Financial disasters often have long-range institutional consequences. When financial institutions—banks, insurance companies, brokerage firms, stock exchanges—collapse, new ones take their place, and these changes shape markets for decades or even generations. Surviving Large Losses explains why such financial crises occur, why their effects last so long, and what political and economic conditions can help countries both rich and poor survive—and even prosper—in the aftermath.
Looking at past and more recent financial disasters through the lens of political economy, the authors identify three factors critical to the development of financial institutions: the level of government debt, the size of the middle class, and the quality of information that is available to participants in financial transactions. They seek to find out when these factors promote financial development and mitigate the effects of financial crises and when they exacerbate them.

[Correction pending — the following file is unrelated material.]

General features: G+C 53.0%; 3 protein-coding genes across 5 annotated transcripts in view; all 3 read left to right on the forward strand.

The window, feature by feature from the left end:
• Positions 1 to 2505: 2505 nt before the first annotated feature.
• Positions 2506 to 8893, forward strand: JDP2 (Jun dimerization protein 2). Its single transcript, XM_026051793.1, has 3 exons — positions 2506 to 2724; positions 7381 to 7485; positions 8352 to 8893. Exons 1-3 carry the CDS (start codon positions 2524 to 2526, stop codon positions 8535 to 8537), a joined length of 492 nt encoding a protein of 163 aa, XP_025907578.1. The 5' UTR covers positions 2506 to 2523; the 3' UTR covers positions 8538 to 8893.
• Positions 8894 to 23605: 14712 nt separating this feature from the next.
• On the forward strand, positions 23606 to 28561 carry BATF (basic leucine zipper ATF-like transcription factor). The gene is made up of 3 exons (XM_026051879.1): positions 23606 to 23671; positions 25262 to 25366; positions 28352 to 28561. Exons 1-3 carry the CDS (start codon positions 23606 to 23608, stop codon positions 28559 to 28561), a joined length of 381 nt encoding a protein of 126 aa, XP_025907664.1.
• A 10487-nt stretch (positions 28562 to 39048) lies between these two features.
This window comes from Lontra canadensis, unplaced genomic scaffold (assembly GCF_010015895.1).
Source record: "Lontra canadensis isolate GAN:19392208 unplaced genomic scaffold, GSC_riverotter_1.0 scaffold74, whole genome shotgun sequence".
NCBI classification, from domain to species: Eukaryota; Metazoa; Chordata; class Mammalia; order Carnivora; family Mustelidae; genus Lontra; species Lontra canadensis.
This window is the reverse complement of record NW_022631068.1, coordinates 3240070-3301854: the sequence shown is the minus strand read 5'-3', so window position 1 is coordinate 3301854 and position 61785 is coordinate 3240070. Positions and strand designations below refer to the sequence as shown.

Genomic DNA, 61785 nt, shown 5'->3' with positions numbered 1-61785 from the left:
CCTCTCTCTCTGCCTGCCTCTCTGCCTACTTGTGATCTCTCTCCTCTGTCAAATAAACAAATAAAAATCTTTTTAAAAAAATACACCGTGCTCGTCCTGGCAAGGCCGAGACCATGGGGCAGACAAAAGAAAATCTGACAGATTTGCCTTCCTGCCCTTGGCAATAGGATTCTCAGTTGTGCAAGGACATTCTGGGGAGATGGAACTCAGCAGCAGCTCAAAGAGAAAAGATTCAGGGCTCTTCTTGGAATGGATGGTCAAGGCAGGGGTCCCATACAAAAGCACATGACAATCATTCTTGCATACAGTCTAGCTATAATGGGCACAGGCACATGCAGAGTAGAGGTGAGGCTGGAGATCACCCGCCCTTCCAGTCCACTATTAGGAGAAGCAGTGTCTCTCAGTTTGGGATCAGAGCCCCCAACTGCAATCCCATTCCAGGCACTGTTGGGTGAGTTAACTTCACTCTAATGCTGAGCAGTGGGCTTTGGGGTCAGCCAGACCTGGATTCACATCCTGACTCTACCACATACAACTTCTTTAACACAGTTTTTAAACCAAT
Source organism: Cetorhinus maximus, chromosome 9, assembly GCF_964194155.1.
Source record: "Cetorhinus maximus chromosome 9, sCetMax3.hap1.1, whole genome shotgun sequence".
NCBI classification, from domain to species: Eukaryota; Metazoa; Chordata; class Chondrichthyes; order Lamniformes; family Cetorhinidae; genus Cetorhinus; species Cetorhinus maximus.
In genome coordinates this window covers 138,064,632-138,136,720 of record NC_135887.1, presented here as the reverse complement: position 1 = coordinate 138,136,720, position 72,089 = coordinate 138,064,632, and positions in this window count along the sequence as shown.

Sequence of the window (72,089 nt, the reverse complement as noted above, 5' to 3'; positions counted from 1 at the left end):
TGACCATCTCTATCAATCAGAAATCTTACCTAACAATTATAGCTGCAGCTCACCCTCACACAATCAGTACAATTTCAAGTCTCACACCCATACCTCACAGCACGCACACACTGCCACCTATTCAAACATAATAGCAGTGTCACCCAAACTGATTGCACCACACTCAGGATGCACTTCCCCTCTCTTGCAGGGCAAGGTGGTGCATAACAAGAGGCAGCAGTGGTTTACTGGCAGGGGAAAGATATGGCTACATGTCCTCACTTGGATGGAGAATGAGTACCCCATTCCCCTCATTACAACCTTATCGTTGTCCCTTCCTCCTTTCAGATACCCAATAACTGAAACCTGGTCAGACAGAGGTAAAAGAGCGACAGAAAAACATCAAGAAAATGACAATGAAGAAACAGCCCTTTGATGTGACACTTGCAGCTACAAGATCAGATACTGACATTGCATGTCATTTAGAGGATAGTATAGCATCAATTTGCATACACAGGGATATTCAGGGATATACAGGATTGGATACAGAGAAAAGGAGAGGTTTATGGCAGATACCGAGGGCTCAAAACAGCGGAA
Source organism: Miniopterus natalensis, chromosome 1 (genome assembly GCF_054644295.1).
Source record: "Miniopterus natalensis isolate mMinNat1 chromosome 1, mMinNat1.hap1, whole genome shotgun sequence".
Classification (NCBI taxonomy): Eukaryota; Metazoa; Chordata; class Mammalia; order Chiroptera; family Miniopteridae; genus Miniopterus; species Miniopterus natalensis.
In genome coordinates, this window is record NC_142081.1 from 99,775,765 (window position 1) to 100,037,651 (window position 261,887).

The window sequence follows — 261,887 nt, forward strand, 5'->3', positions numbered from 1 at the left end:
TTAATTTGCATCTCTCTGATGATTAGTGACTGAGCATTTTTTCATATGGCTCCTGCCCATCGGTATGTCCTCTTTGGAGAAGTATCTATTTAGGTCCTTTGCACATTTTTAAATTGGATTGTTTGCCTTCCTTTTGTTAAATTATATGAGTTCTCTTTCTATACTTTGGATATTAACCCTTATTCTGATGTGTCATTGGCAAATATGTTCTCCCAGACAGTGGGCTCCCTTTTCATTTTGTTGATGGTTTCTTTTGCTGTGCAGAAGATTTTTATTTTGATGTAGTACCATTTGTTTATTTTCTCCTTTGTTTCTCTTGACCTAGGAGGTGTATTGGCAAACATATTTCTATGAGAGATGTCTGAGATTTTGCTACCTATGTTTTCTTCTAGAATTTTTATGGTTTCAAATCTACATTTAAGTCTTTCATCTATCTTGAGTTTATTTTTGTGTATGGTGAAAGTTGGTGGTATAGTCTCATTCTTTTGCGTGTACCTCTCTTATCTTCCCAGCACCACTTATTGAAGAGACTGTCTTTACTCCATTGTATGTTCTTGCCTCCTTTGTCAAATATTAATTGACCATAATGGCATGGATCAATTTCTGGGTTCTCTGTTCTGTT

Although there is no panacea for crises—no one set of institutions that will resolve them—it is possible, the authors argue, to strengthen existing financial institutions, to encourage economic growth, and to limit the harm that future catastrophes can do.